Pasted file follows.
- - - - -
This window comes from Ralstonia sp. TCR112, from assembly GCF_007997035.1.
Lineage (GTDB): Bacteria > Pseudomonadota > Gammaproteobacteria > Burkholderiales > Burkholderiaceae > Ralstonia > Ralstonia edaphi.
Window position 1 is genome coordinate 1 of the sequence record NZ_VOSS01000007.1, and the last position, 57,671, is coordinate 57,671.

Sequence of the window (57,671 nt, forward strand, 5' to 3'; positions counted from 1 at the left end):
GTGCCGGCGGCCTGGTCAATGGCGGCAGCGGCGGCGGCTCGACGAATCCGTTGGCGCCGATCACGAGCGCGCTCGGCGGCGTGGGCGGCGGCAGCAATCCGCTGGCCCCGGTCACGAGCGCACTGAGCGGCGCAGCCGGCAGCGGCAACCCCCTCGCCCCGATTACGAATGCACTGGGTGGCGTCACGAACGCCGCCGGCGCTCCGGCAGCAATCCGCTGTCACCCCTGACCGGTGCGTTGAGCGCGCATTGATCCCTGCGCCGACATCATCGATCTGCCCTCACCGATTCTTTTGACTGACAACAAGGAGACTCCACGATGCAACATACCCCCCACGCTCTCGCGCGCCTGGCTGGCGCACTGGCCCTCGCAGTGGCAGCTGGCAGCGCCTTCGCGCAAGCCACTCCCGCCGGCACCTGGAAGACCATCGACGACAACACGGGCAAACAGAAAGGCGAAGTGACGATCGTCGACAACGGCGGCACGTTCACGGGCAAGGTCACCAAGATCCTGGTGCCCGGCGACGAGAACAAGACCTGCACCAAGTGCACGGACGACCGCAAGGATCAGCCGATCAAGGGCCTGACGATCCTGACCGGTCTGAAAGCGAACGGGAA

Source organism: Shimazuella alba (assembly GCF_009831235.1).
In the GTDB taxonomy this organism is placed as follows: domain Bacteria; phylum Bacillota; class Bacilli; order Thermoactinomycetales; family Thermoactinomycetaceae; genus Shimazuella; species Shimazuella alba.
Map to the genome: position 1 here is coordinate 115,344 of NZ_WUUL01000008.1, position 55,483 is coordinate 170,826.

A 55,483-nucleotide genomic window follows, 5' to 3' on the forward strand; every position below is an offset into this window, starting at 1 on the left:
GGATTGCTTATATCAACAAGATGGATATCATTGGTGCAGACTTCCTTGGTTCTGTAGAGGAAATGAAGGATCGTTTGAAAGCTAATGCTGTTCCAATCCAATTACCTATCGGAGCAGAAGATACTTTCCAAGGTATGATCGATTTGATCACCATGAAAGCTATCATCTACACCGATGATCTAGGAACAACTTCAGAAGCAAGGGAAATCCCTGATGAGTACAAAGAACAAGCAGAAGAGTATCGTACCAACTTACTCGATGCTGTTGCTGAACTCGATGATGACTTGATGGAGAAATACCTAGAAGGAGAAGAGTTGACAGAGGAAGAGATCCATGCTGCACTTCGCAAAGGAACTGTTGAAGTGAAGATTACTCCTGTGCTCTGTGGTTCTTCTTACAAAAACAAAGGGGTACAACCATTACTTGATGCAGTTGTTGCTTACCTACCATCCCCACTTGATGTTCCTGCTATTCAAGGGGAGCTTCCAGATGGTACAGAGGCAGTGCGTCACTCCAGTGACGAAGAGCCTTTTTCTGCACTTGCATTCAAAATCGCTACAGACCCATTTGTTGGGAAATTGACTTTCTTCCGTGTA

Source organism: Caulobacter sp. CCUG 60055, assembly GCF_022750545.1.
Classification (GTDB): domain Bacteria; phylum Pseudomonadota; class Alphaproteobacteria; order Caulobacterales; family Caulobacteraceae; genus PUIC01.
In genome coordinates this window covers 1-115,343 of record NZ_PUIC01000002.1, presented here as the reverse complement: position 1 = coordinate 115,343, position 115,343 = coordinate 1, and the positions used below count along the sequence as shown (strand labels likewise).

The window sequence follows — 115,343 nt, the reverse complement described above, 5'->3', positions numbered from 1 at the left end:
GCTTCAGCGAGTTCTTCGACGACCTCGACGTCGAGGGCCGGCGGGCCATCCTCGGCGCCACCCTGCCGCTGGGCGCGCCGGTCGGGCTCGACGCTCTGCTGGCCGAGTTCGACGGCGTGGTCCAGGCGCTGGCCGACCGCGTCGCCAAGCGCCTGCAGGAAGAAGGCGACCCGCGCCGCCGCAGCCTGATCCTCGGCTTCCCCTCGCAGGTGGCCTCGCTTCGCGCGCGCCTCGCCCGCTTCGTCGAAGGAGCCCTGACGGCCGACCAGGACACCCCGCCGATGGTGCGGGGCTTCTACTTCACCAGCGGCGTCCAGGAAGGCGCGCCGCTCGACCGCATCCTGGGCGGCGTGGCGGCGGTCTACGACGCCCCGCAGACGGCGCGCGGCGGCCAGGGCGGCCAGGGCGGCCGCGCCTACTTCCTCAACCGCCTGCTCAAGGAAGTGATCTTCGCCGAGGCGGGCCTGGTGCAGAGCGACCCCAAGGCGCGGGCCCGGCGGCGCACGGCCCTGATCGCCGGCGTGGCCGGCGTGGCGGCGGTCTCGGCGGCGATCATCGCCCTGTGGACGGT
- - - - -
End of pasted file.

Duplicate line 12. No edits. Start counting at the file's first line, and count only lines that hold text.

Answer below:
Classification (GTDB): domain Bacteria; phylum Pseudomonadota; class Alphaproteobacteria; order Caulobacterales; family Caulobacteraceae; genus PUIC01.